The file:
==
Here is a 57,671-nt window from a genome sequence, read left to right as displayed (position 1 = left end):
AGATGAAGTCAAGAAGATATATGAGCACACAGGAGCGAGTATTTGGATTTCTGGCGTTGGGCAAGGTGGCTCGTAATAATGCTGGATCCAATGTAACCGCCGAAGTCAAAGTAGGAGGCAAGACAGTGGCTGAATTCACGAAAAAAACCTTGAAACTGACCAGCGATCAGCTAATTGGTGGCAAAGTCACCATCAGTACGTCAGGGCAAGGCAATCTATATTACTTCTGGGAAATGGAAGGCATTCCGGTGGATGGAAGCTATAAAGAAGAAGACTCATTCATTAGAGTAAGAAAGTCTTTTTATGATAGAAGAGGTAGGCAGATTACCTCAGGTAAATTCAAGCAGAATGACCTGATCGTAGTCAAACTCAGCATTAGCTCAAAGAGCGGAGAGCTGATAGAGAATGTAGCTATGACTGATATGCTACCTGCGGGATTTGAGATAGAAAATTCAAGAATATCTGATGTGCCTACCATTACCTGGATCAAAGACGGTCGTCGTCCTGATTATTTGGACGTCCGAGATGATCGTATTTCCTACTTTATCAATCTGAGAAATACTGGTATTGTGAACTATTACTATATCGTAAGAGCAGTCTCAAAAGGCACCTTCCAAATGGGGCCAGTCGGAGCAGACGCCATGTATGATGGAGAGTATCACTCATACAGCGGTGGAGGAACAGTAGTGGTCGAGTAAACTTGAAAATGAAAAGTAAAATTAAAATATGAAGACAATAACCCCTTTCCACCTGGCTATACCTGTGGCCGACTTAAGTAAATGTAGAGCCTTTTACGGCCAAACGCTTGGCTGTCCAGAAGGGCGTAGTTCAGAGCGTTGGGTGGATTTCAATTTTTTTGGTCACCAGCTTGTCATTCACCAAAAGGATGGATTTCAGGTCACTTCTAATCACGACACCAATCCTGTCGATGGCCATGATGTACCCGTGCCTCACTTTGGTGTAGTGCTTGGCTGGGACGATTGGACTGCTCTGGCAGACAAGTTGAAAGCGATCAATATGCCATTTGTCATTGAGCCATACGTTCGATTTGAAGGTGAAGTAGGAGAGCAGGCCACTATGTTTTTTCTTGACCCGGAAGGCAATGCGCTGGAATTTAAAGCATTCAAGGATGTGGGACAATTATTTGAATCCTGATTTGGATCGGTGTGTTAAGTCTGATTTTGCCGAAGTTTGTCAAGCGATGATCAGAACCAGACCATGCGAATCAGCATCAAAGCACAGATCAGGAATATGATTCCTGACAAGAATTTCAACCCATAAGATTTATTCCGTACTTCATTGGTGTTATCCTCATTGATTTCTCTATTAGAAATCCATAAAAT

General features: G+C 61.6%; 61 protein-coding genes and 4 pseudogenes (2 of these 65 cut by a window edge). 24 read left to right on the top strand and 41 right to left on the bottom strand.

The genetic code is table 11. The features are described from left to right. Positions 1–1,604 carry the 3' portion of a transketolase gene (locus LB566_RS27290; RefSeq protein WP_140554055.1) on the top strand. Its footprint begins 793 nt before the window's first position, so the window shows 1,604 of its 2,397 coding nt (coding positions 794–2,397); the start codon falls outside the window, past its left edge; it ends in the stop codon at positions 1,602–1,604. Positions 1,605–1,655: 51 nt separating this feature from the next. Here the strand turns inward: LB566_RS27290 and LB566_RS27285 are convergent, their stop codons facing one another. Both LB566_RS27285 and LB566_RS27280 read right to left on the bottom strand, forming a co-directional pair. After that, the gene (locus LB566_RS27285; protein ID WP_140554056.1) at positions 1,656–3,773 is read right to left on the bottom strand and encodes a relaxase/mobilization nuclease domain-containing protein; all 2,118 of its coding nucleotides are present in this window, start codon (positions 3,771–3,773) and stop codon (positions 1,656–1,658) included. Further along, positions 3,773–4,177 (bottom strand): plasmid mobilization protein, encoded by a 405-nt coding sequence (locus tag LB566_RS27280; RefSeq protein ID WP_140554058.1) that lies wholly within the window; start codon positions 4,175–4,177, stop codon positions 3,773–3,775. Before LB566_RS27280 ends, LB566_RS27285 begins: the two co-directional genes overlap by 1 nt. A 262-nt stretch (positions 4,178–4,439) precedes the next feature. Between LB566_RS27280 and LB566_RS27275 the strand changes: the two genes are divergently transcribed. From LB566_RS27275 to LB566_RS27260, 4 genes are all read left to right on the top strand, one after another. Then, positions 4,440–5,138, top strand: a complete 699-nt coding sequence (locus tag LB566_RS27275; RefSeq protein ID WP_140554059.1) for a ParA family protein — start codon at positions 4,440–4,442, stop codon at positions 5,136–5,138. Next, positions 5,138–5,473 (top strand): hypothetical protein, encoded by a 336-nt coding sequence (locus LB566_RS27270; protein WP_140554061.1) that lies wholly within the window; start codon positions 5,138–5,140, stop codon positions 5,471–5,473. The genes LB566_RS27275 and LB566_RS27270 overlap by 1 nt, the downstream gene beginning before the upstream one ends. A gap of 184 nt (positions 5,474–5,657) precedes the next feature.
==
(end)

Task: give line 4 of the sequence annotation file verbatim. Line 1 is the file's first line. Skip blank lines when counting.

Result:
The genetic code is table 11. The features are described from left to right. Positions 1–1,604 carry the 3' portion of a transketolase gene (locus LB566_RS27290; RefSeq protein WP_140554055.1) on the top strand. Its footprint begins 793 nt before the window's first position, so the window shows 1,604 of its 2,397 coding nt (coding positions 794–2,397); the start codon falls outside the window, past its left edge; it ends in the stop codon at positions 1,602–1,604. Positions 1,605–1,655: 51 nt separating this feature from the next. Here the strand turns inward: LB566_RS27290 and LB566_RS27285 are convergent, their stop codons facing one another. Both LB566_RS27285 and LB566_RS27280 read right to left on the bottom strand, forming a co-directional pair. After that, the gene (locus LB566_RS27285; protein ID WP_140554056.1) at positions 1,656–3,773 is read right to left on the bottom strand and encodes a relaxase/mobilization nuclease domain-containing protein; all 2,118 of its coding nucleotides are present in this window, start codon (positions 3,771–3,773) and stop codon (positions 1,656–1,658) included. Further along, positions 3,773–4,177 (bottom strand): plasmid mobilization protein, encoded by a 405-nt coding sequence (locus tag LB566_RS27280; RefSeq protein ID WP_140554058.1) that lies wholly within the window; start codon positions 4,175–4,177, stop codon positions 3,773–3,775. Before LB566_RS27280 ends, LB566_RS27285 begins: the two co-directional genes overlap by 1 nt. A 262-nt stretch (positions 4,178–4,439) precedes the next feature. Between LB566_RS27280 and LB566_RS27275 the strand changes: the two genes are divergently transcribed. From LB566_RS27275 to LB566_RS27260, 4 genes are all read left to right on the top strand, one after another. Then, positions 4,440–5,138, top strand: a complete 699-nt coding sequence (locus tag LB566_RS27275; RefSeq protein ID WP_140554059.1) for a ParA family protein — start codon at positions 4,440–4,442, stop codon at positions 5,136–5,138. Next, positions 5,138–5,473 (top strand): hypothetical protein, encoded by a 336-nt coding sequence (locus LB566_RS27270; protein WP_140554061.1) that lies wholly within the window; start codon positions 5,138–5,140, stop codon positions 5,471–5,473. The genes LB566_RS27275 and LB566_RS27270 overlap by 1 nt, the downstream gene beginning before the upstream one ends. A gap of 184 nt (positions 5,474–5,657) precedes the next feature.